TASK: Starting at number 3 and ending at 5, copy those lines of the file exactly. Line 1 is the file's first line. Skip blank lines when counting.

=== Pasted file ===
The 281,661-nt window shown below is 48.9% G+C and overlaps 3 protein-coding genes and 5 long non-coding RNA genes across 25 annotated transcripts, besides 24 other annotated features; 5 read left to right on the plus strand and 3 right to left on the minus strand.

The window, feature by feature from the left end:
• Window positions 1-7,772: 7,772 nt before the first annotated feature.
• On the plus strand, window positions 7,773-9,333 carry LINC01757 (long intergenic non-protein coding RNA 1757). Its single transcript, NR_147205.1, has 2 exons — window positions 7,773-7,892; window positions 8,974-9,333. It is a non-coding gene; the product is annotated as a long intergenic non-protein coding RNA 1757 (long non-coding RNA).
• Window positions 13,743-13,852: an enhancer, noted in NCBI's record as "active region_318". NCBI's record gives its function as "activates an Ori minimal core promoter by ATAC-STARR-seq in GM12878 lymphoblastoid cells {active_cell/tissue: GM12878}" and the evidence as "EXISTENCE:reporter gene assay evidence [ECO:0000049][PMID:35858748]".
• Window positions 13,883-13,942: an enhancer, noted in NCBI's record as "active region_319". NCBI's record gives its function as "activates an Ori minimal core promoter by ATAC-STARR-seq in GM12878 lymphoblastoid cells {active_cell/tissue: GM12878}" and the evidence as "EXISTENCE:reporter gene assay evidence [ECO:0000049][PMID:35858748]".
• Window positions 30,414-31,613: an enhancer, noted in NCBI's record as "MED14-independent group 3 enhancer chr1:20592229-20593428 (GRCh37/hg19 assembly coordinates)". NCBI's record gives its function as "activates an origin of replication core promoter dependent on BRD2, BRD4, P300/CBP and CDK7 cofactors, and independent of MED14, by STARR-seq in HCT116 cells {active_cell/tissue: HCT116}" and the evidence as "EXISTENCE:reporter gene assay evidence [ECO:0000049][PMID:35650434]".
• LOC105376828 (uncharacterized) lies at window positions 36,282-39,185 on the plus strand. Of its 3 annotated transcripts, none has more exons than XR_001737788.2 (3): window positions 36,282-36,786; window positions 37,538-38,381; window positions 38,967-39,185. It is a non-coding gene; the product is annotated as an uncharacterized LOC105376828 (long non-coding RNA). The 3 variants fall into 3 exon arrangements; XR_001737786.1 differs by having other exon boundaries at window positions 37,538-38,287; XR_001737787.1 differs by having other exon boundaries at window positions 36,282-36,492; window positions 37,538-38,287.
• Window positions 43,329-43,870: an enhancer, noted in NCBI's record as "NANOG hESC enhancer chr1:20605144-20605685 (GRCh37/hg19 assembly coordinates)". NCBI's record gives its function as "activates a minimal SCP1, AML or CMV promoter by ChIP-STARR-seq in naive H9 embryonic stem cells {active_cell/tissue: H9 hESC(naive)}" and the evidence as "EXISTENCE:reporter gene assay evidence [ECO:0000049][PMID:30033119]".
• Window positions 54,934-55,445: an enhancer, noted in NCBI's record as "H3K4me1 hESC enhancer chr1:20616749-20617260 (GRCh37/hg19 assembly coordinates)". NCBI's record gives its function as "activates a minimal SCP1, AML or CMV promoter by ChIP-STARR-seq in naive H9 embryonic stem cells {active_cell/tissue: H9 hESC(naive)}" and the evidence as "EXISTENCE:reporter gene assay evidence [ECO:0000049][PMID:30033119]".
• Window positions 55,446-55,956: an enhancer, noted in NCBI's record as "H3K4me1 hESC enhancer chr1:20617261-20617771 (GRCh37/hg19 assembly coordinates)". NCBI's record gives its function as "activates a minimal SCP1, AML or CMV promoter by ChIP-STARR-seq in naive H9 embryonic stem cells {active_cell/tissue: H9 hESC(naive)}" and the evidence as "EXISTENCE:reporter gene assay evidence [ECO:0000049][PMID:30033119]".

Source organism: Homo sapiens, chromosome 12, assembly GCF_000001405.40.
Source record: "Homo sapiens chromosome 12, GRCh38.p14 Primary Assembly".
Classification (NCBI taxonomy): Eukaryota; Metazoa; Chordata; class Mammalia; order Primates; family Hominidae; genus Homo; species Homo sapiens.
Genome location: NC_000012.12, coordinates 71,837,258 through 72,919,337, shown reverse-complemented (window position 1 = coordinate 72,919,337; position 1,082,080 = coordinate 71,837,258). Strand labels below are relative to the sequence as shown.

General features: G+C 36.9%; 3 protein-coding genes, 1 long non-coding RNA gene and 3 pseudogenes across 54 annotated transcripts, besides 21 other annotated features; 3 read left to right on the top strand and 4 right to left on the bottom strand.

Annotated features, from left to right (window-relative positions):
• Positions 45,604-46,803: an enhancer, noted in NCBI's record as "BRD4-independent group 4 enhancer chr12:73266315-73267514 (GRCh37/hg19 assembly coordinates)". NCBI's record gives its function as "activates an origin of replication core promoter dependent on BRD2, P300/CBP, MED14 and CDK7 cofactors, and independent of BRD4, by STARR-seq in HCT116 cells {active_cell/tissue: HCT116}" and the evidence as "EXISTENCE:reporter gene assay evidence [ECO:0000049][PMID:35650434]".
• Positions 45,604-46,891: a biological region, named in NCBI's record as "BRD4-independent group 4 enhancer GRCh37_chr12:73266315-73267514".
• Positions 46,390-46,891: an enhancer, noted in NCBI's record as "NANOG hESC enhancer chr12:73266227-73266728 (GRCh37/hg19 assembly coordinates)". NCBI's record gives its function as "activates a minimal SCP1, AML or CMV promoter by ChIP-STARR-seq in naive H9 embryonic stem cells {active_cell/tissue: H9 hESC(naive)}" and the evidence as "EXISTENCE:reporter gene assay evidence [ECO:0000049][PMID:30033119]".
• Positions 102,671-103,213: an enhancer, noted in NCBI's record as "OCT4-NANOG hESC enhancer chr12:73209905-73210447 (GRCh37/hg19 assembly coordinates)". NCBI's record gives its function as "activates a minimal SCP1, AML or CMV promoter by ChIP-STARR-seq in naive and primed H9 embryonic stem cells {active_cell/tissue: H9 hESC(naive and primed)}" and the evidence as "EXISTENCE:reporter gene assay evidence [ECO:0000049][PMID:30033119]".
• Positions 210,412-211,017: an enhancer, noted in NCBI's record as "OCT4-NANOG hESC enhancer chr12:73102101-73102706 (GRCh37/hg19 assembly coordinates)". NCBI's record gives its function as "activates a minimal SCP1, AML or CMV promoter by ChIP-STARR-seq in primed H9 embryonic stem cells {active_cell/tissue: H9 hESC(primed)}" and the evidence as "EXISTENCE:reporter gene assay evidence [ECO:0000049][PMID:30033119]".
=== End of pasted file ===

• Window positions 1-7,772: 7,772 nt before the first annotated feature.
• On the plus strand, window positions 7,773-9,333 carry LINC01757 (long intergenic non-protein coding RNA 1757). Its single transcript, NR_147205.1, has 2 exons — window positions 7,773-7,892; window positions 8,974-9,333. It is a non-coding gene; the product is annotated as a long intergenic non-protein coding RNA 1757 (long non-coding RNA).
• Window positions 13,743-13,852: an enhancer, noted in NCBI's record as "active region_318". NCBI's record gives its function as "activates an Ori minimal core promoter by ATAC-STARR-seq in GM12878 lymphoblastoid cells {active_cell/tissue: GM12878}" and the evidence as "EXISTENCE:reporter gene assay evidence [ECO:0000049][PMID:35858748]".